Go With the Flow

Moving water can turn dog days into "hawg" days.

Field & Stream Online Editors

In the heat of summer, legendary bass angler Bill Dance doesn't sit in the air conditioning waiting for the mercury to drop. "River-run reservoirs and the tailraces below dams offer tremendous summer bass fishing," he says. "But anglers tend to overlook them because they don't like to deal with current." He knows that's a big mistake.

"In the summer, moving water is routinely 5 to 10 degrees cooler than slack water. And while slack-water lakes stratify in hot weather and may have large areas that are dangerously low in dissolved oxygen, moving water has plenty of it, and the tumbling action of the current distributes that oxygen evenly from top to bottom. Baitfish are also especially abundant. Time and again, I've caught monster bass-both largemouths and smallmouths-from moving water in hot weather."

The feeding binges of these riverine bass often coincide with current generation from upstream dams, Dance notes. "At Pickwick Lake, Alabama, where I tape many of my TV shows, I've seen the bass bite turn on and off like a switch, depending on current. So it pays to figure out when dams in your area will be generating current by calling the local authority or checking their website-and make sure you're on the water when it's moving."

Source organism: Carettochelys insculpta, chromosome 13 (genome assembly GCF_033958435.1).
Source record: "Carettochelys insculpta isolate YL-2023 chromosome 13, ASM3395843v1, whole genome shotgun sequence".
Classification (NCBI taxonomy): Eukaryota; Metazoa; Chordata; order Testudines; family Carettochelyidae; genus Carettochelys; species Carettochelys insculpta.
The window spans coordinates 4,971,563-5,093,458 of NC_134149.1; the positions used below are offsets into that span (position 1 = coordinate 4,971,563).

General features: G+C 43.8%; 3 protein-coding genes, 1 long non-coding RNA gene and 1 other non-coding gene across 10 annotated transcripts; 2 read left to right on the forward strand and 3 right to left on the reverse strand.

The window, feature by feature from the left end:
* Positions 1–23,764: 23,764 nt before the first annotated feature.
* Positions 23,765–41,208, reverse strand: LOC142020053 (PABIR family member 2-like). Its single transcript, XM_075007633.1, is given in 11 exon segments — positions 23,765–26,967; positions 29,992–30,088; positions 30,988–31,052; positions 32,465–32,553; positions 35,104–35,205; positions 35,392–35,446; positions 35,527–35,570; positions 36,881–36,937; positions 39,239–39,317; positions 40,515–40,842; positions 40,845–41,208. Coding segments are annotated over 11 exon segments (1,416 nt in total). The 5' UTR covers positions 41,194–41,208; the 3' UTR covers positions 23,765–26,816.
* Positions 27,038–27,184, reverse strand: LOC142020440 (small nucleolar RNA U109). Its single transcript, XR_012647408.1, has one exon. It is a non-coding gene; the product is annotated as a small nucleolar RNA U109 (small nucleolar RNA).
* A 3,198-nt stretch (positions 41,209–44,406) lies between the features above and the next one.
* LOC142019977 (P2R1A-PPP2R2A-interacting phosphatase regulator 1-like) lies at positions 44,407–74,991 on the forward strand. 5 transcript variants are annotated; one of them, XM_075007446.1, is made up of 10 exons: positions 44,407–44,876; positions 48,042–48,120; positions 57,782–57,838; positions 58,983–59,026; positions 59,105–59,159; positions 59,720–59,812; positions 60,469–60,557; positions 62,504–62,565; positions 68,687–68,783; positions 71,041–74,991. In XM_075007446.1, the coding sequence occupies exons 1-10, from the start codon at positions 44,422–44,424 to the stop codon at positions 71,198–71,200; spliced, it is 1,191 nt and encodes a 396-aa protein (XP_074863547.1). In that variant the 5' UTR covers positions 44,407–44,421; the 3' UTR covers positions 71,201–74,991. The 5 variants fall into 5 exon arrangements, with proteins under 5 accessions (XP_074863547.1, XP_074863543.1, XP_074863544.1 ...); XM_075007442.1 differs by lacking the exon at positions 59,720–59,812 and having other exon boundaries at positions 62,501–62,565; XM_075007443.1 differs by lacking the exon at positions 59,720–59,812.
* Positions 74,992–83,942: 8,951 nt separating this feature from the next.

Dance's No. 1 hotspot in these conditions is a creek-channel dropoff. "Bass will suspend over the channel in deep water during periods of no flow, then they'll slide up onto the adjacent ledge to feed when current is running."

To find and fish these structures, you'll need a good depthfinder, a set of marker buoys, and a powerful trolling motor. "I idle across the structure with my outboard, dropping buoys along the channel ledge as I go," Dance says. "Then I fish the structure with my trolling motor pointed into the current."

Because moving water is often murky, Dance uses high-visibility lures. His favorites choices include deep-diving fat crankbaits in chartreuse or bone white, 1/2- to 1-ounce spinnerbaits in white or black, and 1/2-ounce jigs with plump pork trailers in black and blue. "Many river fishermen like small, compact baits in current, but I'd rather have a heavy lure that the bass can see and I can stay in contact with," he says. "I fish all of them on a 7-foot, medium-heavy baitcasting rod with a high-speed (6:1) reel and 14-pound mono."

Finally, Dance points out, don't think you have to fish deep just because it's summertime. "I may have to get my lures 15 to 20 feet down in a slack-water lake at this time of year, but in moving water, the bass are usually only half that deep, which makes for some exciting summer fishing."